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Cornish Playhouse at Seattle Center

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Playhouse Theater; Intiman Theatre
1962, Kirk, Wallace, McKinley and Associates. 20 Mercer St.
  • (Photograph by Ellen F. C. Mirro)
  • (Photograph by Ellen F. C. Mirro)
  • (Photograph by J. Philip Gruen)
  • (Photograph by J. Philip Gruen)
  • (Photograph by J. Philip Gruen)

The Playhouse Theater is one of the few mostly intact buildings surviving from the 1962 Century 21 Exposition in Seattle. A bit unlike several of the more futuristic, “space-age” designs of its architectural brethren at the fair, the playhouse’s boxy, rational exterior; slender breezeways; and landscaped courtyard offer an arguably more sedate version of the modernist idiom. Designed by noted local firm Kirk, Wallace, McKinley and Associates as part of a fine and performing arts corridor at the fair to house some of the venues contributing to the fair’s “World of Entertainment,” the building was intended as a permanent structure and completed in a stunning 34 days.

The reinforced concrete playhouse, with walls partly clad in brick veneer, is two stories tall with a rectangular plan and a flat roof. A rectangular volume above the roof at the southern end of the building houses the fly loft for what was originally an 800-seat theater. Tall, thirty-foot-high colonnaded covered walkways extend along the south and north elevations, connecting the playhouse to the Exhibition Hall building to the east, which was also designed by Kirk, Wallace, McKinley and Associates in collaboration with the structural engineering firm of Worthington, Skilling, Helle and Jackson as part of a larger ensemble that also included the massive parking garage across the street.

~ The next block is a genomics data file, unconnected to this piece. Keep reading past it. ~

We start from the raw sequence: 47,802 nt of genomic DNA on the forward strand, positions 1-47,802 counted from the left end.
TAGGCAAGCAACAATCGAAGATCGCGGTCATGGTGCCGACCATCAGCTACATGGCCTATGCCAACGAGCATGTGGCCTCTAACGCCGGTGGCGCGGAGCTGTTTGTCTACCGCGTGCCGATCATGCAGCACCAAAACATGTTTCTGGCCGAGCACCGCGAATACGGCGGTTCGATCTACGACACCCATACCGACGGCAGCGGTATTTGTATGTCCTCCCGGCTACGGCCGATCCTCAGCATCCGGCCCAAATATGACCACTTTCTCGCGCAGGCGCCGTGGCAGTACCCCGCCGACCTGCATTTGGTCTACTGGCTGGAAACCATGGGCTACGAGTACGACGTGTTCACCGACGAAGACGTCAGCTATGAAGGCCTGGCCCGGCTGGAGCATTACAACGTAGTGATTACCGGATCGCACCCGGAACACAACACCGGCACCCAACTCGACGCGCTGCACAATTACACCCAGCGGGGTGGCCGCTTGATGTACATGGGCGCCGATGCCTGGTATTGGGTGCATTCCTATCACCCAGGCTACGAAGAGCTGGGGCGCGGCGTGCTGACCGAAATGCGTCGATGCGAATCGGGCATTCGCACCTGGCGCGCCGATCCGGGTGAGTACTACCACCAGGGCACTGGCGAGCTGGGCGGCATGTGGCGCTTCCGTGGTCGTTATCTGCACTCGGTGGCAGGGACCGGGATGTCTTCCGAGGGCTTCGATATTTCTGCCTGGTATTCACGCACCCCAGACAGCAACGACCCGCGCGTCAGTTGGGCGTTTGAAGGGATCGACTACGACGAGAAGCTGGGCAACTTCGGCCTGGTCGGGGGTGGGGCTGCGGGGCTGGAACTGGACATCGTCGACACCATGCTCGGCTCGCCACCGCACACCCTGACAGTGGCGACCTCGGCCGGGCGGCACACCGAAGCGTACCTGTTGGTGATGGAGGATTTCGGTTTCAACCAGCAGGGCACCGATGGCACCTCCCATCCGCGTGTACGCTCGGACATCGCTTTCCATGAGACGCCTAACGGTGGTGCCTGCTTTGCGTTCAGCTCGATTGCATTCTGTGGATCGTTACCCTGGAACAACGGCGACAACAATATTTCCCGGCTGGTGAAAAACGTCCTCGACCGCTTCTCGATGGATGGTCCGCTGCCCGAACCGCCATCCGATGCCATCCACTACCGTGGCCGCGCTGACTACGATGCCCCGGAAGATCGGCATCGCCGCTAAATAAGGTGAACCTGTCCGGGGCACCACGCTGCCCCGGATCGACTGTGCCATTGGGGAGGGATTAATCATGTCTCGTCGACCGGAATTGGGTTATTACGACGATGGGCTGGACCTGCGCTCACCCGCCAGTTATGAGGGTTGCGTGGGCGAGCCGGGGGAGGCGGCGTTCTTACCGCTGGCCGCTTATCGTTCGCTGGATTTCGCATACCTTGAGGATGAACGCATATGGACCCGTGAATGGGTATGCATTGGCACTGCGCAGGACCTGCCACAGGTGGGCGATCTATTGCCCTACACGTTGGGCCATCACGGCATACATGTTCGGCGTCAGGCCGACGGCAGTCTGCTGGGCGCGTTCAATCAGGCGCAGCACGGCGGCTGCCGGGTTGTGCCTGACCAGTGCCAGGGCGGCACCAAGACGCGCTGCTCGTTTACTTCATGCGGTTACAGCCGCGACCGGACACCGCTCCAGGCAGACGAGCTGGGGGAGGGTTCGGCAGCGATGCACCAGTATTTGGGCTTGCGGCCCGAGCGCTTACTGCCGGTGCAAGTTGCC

For the playhouse, the architectural firm designed open entranceways on the east and west to provide access to the courtyard and the building’s main entrance. Inside the west entrance, a wide flight of stairs leads to an intermediate landing that branches into two side flights down to the courtyard floor. Ivy from courtyard plantings covers the eastern entrance wall, and mature trees and shrubs surround a circular pool crowned by James Fitzgerald’s abstract bronze fountain.

While most fast-track construction buildings erected for the fair came down in short order, the Playhouse Theater survived and became the site for the newly formed Seattle Repertory Theatre in 1963, which remained at that location until the early 1980s. The building was renovated in 1987 and reopened as the Intiman Theatre. The renovation completely reworked the theater space: the stage was converted from a proscenium arch to a semi-thrust proscenium configuration, and the seating area was steeply raked, thus reducing the overall seating capacity to 446. The renovation also included the addition of a two-story rehearsal studio on the theater’s southern side, which also doubles as a black-box theater.

The Cornish College of the Arts took over the building lease in 2013, and renamed the theater complex the Cornish Playhouse at Seattle Center.

Writing Credits

Michael Sullivan, Spencer Howard, Paula Becker, Alan Stein, Katie Chase, Susan Johnson, and Marie McCaffrey
J. Philip Gruen
Robert R. Franklin



  • 1962

    Design and construction

What's Nearby


Michael Sullivan, Spencer Howard, Paula Becker, Alan Stein, Katie Chase, Susan Johnson, and Marie McCaffrey, "Cornish Playhouse at Seattle Center", [Seattle, Washington], SAH Archipedia, eds. Gabrielle Esperdy and Karen Kingsley, Charlottesville: UVaP, 2012—,

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